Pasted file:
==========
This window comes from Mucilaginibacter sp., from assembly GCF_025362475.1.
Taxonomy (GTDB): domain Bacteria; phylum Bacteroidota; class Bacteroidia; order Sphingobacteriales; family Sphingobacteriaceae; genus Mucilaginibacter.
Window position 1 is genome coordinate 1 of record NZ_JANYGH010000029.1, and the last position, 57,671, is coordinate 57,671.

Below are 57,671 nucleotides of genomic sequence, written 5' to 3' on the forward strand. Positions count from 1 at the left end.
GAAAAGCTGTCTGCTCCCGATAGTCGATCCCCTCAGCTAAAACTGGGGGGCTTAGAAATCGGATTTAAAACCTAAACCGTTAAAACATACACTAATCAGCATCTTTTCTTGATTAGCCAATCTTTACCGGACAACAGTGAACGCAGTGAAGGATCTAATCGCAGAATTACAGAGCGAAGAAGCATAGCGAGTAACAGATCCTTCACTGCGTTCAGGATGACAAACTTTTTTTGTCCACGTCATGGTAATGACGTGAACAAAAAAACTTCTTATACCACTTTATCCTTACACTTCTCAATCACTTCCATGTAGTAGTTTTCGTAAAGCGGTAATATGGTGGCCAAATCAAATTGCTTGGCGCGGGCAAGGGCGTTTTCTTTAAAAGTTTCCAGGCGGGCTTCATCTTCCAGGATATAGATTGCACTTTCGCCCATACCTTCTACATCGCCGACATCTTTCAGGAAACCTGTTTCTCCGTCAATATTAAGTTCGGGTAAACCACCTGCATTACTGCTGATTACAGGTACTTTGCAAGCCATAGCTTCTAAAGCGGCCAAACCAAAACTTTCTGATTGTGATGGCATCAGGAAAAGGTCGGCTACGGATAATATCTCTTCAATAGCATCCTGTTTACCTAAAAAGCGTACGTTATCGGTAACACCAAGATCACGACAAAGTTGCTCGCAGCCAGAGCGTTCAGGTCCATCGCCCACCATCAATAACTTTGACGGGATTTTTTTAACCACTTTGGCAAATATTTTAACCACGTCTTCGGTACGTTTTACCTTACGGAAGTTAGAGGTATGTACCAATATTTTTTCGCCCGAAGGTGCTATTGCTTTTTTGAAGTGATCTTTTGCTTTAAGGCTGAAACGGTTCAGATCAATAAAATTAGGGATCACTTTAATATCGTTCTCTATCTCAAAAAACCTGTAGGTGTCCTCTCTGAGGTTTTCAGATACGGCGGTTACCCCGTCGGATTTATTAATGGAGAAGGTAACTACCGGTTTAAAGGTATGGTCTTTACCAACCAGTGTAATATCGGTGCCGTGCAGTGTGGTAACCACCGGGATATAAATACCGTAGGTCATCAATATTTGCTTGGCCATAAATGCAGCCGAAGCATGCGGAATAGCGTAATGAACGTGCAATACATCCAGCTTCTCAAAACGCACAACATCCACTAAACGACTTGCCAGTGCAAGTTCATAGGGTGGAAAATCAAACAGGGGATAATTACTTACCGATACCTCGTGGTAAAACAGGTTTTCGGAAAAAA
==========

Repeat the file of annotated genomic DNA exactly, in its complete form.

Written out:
This window comes from Mucilaginibacter sp., from assembly GCF_025362475.1.
Taxonomy (GTDB): domain Bacteria; phylum Bacteroidota; class Bacteroidia; order Sphingobacteriales; family Sphingobacteriaceae; genus Mucilaginibacter.
Window position 1 is genome coordinate 1 of record NZ_JANYGH010000029.1, and the last position, 57,671, is coordinate 57,671.

Below are 57,671 nucleotides of genomic sequence, written 5' to 3' on the forward strand. Positions count from 1 at the left end.
GAAAAGCTGTCTGCTCCCGATAGTCGATCCCCTCAGCTAAAACTGGGGGGCTTAGAAATCGGATTTAAAACCTAAACCGTTAAAACATACACTAATCAGCATCTTTTCTTGATTAGCCAATCTTTACCGGACAACAGTGAACGCAGTGAAGGATCTAATCGCAGAATTACAGAGCGAAGAAGCATAGCGAGTAACAGATCCTTCACTGCGTTCAGGATGACAAACTTTTTTTGTCCACGTCATGGTAATGACGTGAACAAAAAAACTTCTTATACCACTTTATCCTTACACTTCTCAATCACTTCCATGTAGTAGTTTTCGTAAAGCGGTAATATGGTGGCCAAATCAAATTGCTTGGCGCGGGCAAGGGCGTTTTCTTTAAAAGTTTCCAGGCGGGCTTCATCTTCCAGGATATAGATTGCACTTTCGCCCATACCTTCTACATCGCCGACATCTTTCAGGAAACCTGTTTCTCCGTCAATATTAAGTTCGGGTAAACCACCTGCATTACTGCTGATTACAGGTACTTTGCAAGCCATAGCTTCTAAAGCGGCCAAACCAAAACTTTCTGATTGTGATGGCATCAGGAAAAGGTCGGCTACGGATAATATCTCTTCAATAGCATCCTGTTTACCTAAAAAGCGTACGTTATCGGTAACACCAAGATCACGACAAAGTTGCTCGCAGCCAGAGCGTTCAGGTCCATCGCCCACCATCAATAACTTTGACGGGATTTTTTTAACCACTTTGGCAAATATTTTAACCACGTCTTCGGTACGTTTTACCTTACGGAAGTTAGAGGTATGTACCAATATTTTTTCGCCCGAAGGTGCTATTGCTTTTTTGAAGTGATCTTTTGCTTTAAGGCTGAAACGGTTCAGATCAATAAAATTAGGGATCACTTTAATATCGTTCTCTATCTCAAAAAACCTGTAGGTGTCCTCTCTGAGGTTTTCAGATACGGCGGTTACCCCGTCGGATTTATTAATGGAGAAGGTAACTACCGGTTTAAAGGTATGGTCTTTACCAACCAGTGTAATATCGGTGCCGTGCAGTGTGGTAACCACCGGGATATAAATACCGTAGGTCATCAATATTTGCTTGGCCATAAATGCAGCCGAAGCATGCGGAATAGCGTAATGAACGTGCAATACATCCAGCTTCTCAAAACGCACAACATCCACTAAACGACTTGCCAGTGCAAGTTCATAGGGTGGAAAATCAAACAGGGGATAATTACTTACCGATACCTCGTGGTAAAACAGGTTTTCGGAAAAAA